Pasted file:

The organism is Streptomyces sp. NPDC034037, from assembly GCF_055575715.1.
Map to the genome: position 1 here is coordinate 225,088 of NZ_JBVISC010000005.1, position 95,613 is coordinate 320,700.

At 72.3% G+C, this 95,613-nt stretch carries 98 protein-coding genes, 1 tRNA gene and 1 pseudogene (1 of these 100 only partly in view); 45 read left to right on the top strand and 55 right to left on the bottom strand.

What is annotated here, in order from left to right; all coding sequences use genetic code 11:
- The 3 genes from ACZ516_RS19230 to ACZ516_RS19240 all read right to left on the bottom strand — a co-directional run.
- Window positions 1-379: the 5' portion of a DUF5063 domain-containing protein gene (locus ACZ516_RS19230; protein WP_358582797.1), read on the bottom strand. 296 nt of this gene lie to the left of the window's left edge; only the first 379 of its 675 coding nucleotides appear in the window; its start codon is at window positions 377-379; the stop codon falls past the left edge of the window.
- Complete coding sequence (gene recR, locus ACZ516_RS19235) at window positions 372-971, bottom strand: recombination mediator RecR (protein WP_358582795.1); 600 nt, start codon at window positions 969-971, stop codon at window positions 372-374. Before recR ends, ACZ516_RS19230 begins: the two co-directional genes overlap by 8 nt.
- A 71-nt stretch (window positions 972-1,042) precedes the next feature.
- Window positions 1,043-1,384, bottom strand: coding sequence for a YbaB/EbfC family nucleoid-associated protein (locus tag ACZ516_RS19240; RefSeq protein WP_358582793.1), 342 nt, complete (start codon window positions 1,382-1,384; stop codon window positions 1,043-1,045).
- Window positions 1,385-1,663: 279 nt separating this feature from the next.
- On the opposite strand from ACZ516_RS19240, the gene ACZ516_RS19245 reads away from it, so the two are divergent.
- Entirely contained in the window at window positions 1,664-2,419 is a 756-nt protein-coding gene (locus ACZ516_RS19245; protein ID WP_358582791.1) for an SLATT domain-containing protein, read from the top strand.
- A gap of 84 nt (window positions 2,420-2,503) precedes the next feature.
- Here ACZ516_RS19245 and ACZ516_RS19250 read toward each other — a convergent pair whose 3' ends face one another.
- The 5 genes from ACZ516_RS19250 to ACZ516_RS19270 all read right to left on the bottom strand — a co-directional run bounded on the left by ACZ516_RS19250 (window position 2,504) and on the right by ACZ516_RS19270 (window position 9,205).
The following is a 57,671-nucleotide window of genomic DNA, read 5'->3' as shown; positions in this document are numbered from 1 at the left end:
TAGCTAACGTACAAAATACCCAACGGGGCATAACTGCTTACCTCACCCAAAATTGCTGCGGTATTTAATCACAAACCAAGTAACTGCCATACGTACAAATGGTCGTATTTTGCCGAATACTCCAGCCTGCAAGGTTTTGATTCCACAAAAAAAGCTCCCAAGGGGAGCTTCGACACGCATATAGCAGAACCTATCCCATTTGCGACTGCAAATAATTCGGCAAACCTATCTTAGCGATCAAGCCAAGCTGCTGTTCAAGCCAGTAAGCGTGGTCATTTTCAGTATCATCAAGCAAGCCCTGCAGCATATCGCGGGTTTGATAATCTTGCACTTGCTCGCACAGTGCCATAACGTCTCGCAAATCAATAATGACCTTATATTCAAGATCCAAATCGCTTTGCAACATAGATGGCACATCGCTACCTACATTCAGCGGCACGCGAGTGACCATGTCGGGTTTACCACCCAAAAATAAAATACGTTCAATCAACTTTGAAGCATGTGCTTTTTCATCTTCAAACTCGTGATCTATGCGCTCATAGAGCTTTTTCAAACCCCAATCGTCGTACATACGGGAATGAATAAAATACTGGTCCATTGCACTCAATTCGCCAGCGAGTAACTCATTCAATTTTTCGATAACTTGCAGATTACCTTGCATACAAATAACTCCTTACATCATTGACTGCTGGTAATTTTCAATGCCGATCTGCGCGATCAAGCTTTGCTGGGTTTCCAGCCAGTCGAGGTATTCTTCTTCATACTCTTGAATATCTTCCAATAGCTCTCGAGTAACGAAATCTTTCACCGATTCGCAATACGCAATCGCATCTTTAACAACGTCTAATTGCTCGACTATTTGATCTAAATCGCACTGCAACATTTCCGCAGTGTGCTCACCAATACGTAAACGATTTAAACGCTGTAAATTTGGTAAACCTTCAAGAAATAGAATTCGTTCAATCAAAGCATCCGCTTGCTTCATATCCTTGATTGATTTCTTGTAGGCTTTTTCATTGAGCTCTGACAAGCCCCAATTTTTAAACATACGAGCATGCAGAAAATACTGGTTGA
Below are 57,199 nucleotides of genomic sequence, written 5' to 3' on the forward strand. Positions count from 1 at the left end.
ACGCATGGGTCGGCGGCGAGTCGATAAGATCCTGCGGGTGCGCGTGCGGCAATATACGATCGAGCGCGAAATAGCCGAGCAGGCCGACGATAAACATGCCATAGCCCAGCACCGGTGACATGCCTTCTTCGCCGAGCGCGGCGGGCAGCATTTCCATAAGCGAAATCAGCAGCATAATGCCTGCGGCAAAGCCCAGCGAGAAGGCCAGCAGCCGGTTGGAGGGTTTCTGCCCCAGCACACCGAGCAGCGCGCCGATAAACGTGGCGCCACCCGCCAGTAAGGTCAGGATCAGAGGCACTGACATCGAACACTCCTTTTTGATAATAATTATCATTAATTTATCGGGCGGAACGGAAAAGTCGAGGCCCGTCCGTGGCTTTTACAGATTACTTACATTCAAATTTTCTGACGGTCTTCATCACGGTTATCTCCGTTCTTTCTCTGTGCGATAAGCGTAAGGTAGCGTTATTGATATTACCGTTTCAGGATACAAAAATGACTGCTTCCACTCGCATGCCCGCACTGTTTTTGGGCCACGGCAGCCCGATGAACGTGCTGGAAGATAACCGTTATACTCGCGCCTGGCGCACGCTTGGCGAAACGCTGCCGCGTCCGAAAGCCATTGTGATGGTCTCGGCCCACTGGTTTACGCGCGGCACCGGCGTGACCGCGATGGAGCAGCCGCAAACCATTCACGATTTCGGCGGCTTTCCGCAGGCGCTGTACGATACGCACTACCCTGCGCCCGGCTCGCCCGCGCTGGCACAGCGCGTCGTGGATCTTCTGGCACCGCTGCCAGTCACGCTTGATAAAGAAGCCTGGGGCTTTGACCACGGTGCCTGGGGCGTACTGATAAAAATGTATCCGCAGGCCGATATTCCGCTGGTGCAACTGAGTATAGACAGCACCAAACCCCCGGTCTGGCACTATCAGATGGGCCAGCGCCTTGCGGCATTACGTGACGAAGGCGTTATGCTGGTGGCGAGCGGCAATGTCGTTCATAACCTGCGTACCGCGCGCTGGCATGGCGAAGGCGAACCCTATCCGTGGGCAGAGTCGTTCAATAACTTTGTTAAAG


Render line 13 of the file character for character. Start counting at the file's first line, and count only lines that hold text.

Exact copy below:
- A gap of 84 nt (window positions 2,420-2,503) precedes the next feature.